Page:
update deskIsrael at War

Israeli hostages envoy meets US counterpart

Many of the at least 199 persons taken to Gaza are ill.

Deputy U.S. Special Presidential Envoy for Hostage Affairs Steven Gillen meets with Brig. Gen. (res.) Gal Hirsch at IDF Home Front Command headquarters in Ramle, Oct. 16, 2023. Credit: PMO.
Deputy U.S. Special Presidential Envoy for Hostage Affairs Steven Gillen meets with Brig. Gen. (res.) Gal Hirsch at IDF Home Front Command headquarters in Ramle, Oct. 16, 2023. Credit: PMO.

Brig. Gen. (res.) Gal Hirsch, tapped by Israeli Prime Minister Benjamin Netanyahu as coordinator for the captives and the missing, held a second meeting with his U.S. counterpart on Monday.

U.S. Deputy Special Presidential Envoy for Hostage Affairs Steven Gillen has been on the ground in Israel following the Hamas assaults that began on Oct. 7, which killed more than 1,400 Israelis and wounded at least 3,500 others.

Terrorists took at least 199 hostages from Israel to the Gaza Strip during the invasion, Israel Defense Forces Spokesman Rear Adm. Daniel Hagari told journalists on Monday morning.

Dozens of U.S. citizens are believed to be among the abductees, Israeli Ambassador to the United Nations Gilad Erdan said last week.

During Monday’s meeting with Hirsch, Gillen reiterated the Biden administration’s steadfast commitment to the security of Israel and to the return of the captives. He said the White House would do “everything necessary” to assist Jerusalem in its efforts, the Prime Minister’s Office said.

During a visit to the Gaza front on Sunday, IDF Chief of Staff Lt. Gen. Herzi Halevi told troops they would soon enter the Strip. Resolving the hostage crisis is one of the operation’s goals.

Meanwhile on Monday, Israel Beiteinu Party chairman Avigdor Liberman called on the government to make humanitarian aid to Gaza contingent upon Red Cross access to the hostages.

Liberman demanded “that they get don’t get one crumb, that one liter of water won’t be transferred until the Red Cross sees our abductees.”

The Hostages and Missing Families Forum, which has brought together families with abducted or missing members and thousands of volunteers, over the weekend appealed to the International Committee of the Red Cross to provide the Israeli hostages with much-needed medical care.

“Many of the abducted and missing civilians are in life-threatening conditions and in urgent need of treatment and lifesaving medication for injuries. Based on initial and partial intake from their families, many of them need immediate humanitarian intervention due to their medical condition,” said the missive, which was signed by the head of the forum’s medical team, Dr. Hagai Levine.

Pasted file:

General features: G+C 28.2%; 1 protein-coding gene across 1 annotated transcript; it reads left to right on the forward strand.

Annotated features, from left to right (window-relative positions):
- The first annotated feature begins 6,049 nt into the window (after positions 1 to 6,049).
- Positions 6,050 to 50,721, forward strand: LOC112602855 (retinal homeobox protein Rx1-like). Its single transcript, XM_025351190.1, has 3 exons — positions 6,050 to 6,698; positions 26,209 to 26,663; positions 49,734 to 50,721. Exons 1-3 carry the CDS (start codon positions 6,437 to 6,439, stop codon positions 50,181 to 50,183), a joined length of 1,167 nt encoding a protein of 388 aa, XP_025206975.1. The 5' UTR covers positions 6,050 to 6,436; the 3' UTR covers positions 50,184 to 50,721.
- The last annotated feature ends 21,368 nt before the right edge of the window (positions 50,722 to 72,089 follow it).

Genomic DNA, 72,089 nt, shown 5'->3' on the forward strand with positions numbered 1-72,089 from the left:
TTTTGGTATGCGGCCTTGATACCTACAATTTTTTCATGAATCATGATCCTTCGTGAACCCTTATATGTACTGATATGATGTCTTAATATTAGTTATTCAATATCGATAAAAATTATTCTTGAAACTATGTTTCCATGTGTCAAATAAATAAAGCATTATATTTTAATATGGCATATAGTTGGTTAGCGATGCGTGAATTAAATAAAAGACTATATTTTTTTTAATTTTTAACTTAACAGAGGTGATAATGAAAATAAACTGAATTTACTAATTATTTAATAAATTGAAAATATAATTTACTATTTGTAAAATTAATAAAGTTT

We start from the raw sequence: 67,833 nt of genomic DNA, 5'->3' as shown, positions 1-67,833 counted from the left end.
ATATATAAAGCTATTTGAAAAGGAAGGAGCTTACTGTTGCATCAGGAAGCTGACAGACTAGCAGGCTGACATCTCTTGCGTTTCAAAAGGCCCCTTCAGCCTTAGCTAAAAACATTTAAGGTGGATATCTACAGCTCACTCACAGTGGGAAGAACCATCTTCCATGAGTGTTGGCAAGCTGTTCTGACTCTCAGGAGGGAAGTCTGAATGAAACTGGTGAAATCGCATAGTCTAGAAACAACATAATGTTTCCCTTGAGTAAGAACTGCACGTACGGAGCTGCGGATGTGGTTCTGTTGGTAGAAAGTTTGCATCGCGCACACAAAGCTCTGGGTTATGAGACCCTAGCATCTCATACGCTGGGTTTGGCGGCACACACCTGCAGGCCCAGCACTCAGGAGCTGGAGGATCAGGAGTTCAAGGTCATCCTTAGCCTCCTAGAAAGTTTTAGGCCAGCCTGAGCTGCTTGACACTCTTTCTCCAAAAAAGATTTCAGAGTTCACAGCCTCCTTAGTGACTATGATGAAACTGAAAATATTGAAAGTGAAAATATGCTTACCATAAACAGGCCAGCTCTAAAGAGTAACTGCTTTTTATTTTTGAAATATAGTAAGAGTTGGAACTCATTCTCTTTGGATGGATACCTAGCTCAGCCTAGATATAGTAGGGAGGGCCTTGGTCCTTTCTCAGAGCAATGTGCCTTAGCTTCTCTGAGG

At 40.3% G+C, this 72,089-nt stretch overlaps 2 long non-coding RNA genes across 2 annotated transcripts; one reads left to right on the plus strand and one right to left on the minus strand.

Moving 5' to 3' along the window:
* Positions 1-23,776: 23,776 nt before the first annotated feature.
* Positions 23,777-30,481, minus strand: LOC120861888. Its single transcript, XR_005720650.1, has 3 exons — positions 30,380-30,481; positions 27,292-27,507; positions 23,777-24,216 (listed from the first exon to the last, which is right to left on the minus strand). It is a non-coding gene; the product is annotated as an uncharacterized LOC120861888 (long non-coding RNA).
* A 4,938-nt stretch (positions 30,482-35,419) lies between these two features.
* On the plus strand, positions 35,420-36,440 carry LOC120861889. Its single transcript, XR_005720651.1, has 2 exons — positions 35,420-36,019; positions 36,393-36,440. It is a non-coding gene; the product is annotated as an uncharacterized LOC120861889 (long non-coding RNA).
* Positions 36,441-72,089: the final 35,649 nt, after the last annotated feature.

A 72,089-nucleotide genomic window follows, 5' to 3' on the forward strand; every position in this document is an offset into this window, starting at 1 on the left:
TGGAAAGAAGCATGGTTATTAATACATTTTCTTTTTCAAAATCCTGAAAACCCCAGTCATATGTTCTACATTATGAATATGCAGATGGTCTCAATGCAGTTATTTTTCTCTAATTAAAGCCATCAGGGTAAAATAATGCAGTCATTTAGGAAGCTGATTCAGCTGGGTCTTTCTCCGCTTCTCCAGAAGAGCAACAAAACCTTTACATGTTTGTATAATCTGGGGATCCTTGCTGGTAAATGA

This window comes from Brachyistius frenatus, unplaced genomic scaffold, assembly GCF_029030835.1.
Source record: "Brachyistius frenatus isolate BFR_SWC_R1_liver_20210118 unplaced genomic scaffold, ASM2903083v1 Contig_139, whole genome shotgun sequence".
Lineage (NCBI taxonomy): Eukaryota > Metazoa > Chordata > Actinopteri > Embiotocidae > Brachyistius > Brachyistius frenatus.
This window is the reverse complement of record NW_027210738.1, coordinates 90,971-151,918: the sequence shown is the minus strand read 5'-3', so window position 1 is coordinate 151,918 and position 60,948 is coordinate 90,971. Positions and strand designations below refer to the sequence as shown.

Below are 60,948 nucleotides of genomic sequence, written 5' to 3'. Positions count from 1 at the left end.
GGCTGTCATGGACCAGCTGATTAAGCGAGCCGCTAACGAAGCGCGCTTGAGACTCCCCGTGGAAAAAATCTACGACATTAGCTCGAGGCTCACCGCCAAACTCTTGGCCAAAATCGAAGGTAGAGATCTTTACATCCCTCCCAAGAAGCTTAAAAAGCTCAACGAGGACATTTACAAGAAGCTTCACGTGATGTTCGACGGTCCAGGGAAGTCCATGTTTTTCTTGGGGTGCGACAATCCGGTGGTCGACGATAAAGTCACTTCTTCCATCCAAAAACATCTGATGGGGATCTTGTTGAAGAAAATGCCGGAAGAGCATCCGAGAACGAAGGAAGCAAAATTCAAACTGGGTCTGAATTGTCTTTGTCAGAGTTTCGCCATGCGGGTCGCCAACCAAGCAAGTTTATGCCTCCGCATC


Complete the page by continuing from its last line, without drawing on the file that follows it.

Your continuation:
“The following conditions were indicated [among the hostages] so far: diabetes mellitus, malignant diseases, heart failure, chronic kidney disease, Parkinson’s disease, Alzheimer’s disease, dementia, stroke, autistic spectrum disorder, autoimmune disease (e.g. inflammatory bowel diseases, multiple sclerosis, psoriasis, and rheumatoid arthritis), asthma, COPD [chronic obstructive pulmonary disease], hypertension, cardiac arrhythmia, allergic conditions, glaucoma and psychiatric disorders,” Levine informed the Red Cross.

You have read 3 articles this month.
Register to receive full access to JNS.

Just before you scroll on...

Israel is at war. JNS is combating the stream of misinformation on Israel with real, honest and factual reporting. In order to deliver this in-depth, unbiased coverage of Israel and the Jewish world, we rely on readers like you. The support you provide allows our journalists to deliver the truth, free from bias and hidden agendas. Can we count on your support? Every contribution, big or small, helps JNS.org remain a trusted source of news you can rely on.

Become a part of our mission by donating today
Thank you. You are a loyal JNS Reader.
You have read more than 10 articles this month.
Please register for full access to continue reading and post comments.
Never miss a thing
Get the best stories faster with JNS breaking news updates